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Crop Biotech Update

Rothamsted Research Study Shows White Flour is Healthiest It's Been in 200 Years

April 8, 2020

A study conducted at Rothamsted Research comparing historic and modern wheat varieties has shown an increase in dietary fiber and other features beneficial to human health. This is contrary to concerns that wheat varieties developed for higher yields are "less healthy" than older types. The research team planted 39 wheat varieties, spanning 230 years, for three years at Rothamsted Research in Hertfordshire.

For analysis, the 39 wheat varieties were split into three groups – nine which were bred in the years 1790-1916, before an understanding of genetics had been developed; 13 varieties came from 1935-1972, recognized as a period of increasing scientific understanding; and 17 cultivars that were bred using modern breeding techniques between the years 1980 and 2012.

Lead author Dr. Alison Lovegrove said that there is no evidence that the health benefits of white flour from wheat has declined over the past 200 years. She added that they found increasing trends in several components, particularly dietary fiber, despite significant increases in yields of wheat. The team milled grain into white flour and found that the content of dietary fiber has increased steadily over the past two centuries, with modern varieties containing, on average, about a third higher concentration of the major fiber component, the cell wall polysaccharide, arabinoxylan.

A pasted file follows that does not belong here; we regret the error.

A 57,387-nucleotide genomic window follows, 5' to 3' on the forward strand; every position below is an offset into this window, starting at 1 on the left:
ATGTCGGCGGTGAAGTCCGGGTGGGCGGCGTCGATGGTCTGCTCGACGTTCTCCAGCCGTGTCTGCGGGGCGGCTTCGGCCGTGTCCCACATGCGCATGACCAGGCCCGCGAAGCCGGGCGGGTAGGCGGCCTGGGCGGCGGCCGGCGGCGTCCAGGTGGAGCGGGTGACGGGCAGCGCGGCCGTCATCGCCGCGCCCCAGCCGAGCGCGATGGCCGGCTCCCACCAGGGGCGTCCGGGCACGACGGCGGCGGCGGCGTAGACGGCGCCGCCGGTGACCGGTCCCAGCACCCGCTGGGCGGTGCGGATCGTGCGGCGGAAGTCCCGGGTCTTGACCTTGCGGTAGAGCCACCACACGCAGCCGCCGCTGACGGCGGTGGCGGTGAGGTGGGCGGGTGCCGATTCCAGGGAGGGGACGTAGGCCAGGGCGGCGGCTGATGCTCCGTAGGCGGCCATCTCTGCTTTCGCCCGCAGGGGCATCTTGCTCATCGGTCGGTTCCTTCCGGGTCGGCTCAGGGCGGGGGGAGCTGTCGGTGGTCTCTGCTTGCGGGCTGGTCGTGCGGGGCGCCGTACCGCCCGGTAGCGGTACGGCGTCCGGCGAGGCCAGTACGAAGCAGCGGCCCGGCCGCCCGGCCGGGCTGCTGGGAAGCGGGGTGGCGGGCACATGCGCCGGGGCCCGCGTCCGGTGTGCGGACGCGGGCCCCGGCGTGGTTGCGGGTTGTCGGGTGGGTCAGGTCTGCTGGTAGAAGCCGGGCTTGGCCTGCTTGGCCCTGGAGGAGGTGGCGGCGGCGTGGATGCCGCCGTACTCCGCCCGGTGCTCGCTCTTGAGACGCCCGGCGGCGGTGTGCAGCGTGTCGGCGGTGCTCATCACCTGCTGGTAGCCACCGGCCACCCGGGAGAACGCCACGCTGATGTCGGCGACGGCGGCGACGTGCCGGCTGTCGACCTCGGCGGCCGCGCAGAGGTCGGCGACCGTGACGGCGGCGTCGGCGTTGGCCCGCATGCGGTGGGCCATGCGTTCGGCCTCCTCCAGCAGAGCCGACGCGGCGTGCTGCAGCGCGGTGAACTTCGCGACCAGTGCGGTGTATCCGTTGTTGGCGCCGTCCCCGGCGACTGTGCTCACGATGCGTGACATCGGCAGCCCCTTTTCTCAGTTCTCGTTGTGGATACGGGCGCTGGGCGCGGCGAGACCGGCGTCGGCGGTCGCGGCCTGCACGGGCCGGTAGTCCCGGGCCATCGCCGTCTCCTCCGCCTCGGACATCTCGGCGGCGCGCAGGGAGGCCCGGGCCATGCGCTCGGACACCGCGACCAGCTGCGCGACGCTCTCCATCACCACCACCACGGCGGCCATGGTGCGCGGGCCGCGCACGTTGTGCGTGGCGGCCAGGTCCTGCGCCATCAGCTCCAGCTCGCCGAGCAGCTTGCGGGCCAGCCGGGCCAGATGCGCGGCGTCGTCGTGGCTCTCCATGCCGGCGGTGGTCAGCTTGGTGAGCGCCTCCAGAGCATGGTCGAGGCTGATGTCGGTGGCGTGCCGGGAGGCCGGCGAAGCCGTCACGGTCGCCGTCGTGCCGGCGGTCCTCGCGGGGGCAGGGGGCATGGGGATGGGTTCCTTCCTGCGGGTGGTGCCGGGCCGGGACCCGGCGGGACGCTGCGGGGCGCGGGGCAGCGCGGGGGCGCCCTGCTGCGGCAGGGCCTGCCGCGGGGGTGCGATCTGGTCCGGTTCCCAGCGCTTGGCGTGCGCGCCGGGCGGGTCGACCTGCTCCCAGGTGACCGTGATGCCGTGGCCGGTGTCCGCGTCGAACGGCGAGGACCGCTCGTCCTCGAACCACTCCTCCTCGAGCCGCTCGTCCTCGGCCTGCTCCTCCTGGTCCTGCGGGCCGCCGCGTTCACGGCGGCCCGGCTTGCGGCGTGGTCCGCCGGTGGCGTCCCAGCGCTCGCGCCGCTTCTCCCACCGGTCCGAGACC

The team also found that the concentration of betaine, which is beneficial for cardiovascular health, has increased, while levels of asparagine - which can be converted to the potentially cancer-causing chemical acrylamide when bread is baked - have decreased. However, the amount of certain sugars, such as sucrose, maltose, and fructose, also increased over this period.

For more details, read the news article in Rothamsted Research News.

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